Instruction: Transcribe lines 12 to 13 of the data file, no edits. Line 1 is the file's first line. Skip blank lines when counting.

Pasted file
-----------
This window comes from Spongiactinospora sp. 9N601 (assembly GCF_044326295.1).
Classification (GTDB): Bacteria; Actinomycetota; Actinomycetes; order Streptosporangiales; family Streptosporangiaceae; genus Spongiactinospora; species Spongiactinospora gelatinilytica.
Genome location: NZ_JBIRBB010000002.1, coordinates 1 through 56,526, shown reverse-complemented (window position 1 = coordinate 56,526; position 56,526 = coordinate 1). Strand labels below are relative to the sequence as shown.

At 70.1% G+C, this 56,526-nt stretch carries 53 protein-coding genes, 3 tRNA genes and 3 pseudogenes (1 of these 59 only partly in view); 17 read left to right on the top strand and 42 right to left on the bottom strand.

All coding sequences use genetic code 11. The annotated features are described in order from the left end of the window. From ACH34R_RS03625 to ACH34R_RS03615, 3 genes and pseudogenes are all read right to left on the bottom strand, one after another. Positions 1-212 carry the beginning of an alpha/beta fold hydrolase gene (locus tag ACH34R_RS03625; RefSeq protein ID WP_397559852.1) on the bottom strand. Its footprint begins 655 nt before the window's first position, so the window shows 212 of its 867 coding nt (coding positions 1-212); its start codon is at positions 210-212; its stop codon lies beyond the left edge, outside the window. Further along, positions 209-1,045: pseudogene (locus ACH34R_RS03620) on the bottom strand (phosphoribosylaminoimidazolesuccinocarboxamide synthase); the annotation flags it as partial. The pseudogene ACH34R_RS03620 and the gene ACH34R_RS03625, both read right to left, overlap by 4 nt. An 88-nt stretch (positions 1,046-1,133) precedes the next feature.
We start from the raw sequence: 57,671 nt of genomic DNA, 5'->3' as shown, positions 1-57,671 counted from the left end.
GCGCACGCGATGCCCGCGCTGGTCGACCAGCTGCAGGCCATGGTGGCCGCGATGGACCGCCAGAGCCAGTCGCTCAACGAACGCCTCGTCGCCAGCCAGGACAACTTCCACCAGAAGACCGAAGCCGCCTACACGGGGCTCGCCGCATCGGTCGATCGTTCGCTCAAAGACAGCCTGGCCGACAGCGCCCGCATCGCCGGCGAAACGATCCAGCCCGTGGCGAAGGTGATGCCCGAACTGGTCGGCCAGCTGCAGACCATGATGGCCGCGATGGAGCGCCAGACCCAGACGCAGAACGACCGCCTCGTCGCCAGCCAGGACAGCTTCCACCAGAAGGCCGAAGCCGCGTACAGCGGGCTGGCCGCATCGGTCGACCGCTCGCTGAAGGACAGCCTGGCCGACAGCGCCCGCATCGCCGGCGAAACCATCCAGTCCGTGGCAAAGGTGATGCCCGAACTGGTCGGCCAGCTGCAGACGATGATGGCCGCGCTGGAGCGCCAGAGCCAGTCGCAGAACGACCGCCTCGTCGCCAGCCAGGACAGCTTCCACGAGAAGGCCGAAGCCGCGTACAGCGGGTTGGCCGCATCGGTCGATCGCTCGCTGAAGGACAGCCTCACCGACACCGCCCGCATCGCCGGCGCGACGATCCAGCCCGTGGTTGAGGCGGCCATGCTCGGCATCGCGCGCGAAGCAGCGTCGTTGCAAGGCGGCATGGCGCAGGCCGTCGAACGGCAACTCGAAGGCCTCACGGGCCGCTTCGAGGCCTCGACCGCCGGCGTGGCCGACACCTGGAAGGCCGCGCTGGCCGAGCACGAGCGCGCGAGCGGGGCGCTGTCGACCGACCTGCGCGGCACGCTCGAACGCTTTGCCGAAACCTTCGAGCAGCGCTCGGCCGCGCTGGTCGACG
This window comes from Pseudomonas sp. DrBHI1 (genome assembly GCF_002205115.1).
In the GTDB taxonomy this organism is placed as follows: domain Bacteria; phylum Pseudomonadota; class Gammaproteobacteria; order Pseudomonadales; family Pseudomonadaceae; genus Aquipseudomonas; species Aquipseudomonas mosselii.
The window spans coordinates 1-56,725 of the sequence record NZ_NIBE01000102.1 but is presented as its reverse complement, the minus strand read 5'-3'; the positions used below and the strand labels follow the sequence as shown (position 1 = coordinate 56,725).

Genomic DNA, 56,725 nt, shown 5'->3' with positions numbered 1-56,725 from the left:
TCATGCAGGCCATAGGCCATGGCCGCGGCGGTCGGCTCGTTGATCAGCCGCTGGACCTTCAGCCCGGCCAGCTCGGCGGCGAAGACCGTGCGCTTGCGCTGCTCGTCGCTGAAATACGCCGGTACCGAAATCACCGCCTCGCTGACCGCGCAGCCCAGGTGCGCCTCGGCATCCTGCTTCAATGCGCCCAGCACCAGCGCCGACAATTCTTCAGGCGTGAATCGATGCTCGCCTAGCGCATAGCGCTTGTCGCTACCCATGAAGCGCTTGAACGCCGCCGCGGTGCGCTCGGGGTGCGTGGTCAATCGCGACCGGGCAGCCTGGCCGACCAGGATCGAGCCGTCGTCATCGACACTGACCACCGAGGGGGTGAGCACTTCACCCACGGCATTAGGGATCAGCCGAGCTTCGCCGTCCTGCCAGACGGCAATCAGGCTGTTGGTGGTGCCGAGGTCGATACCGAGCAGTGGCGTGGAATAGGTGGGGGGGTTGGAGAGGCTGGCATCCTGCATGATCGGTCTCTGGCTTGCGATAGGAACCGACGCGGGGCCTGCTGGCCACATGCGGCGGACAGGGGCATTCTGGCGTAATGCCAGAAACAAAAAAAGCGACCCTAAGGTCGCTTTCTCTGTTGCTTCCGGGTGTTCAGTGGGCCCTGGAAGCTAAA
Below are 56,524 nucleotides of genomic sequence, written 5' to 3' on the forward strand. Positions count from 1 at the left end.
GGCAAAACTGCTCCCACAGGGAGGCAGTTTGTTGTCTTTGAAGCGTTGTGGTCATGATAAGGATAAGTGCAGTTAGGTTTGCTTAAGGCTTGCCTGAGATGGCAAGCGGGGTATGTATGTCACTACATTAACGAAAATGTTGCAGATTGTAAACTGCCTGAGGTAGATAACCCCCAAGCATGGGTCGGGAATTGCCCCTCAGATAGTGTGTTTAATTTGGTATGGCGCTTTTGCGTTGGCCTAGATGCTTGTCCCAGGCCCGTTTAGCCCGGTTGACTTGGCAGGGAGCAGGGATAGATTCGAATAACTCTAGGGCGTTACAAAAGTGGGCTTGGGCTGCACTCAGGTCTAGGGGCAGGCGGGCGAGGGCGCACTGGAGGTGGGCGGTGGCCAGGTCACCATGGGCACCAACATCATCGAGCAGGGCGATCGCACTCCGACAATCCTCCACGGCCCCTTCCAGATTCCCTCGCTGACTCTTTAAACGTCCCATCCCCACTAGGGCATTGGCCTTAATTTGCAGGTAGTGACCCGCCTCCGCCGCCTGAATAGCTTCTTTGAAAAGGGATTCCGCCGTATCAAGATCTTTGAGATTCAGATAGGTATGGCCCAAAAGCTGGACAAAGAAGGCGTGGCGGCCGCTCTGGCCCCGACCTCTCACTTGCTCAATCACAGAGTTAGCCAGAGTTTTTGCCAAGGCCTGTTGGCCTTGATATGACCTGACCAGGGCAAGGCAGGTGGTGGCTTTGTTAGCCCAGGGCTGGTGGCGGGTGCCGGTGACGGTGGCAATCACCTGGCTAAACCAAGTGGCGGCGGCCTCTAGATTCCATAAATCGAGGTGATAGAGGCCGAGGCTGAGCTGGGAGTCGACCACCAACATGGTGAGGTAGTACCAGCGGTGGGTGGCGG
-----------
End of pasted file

TCATGCAGGCCATAGGCCATGGCCGCGGCGGTCGGCTCGTTGATCAGCCGCTGGACCTTCAGCCCGGCCAGCTCGGCGGCGAAGACCGTGCGCTTGCGCTGCTCGTCGCTGAAATACGCCGGTACCGAAATCACCGCCTCGCTGACCGCGCAGCCCAGGTGCGCCTCGGCATCCTGCTTCAATGCGCCCAGCACCAGCGCCGACAATTCTTCAGGCGTGAATCGATGCTCGCCTAGCGCATAGCGCTTGTCGCTACCCATGAAGCGCTTGAACGCCGCCGCGGTGCGCTCGGGGTGCGTGGTCAATCGCGACCGGGCAGCCTGGCCGACCAGGATCGAGCCGTCGTCATCGACACTGACCACCGAGGGGGTGAGCACTTCACCCACGGCATTAGGGATCAGCCGAGCTTCGCCGTCCTGCCAGACGGCAATCAGGCTGTTGGTGGTGCCGAGGTCGATACCGAGCAGTGGCGTGGAATAGGTGGGGGGGTTGGAGAGGCTGGCATCCTGCATGATCGGTCTCTGGCTTGCGATAGGAACCGACGCGGGGCCTGCTGGCCACATGCGGCGGACAGGGGCATTCTGGCGTAATGCCAGAAACAAAAAAAGCGACCCTAAGGTCGCTTTCTCTGTTGCTTCCGGGTGTTCAGTGGGCCCTGGAAGCTAAA
Below are 56,524 nucleotides of genomic sequence, written 5' to 3' on the forward strand. Positions count from 1 at the left end.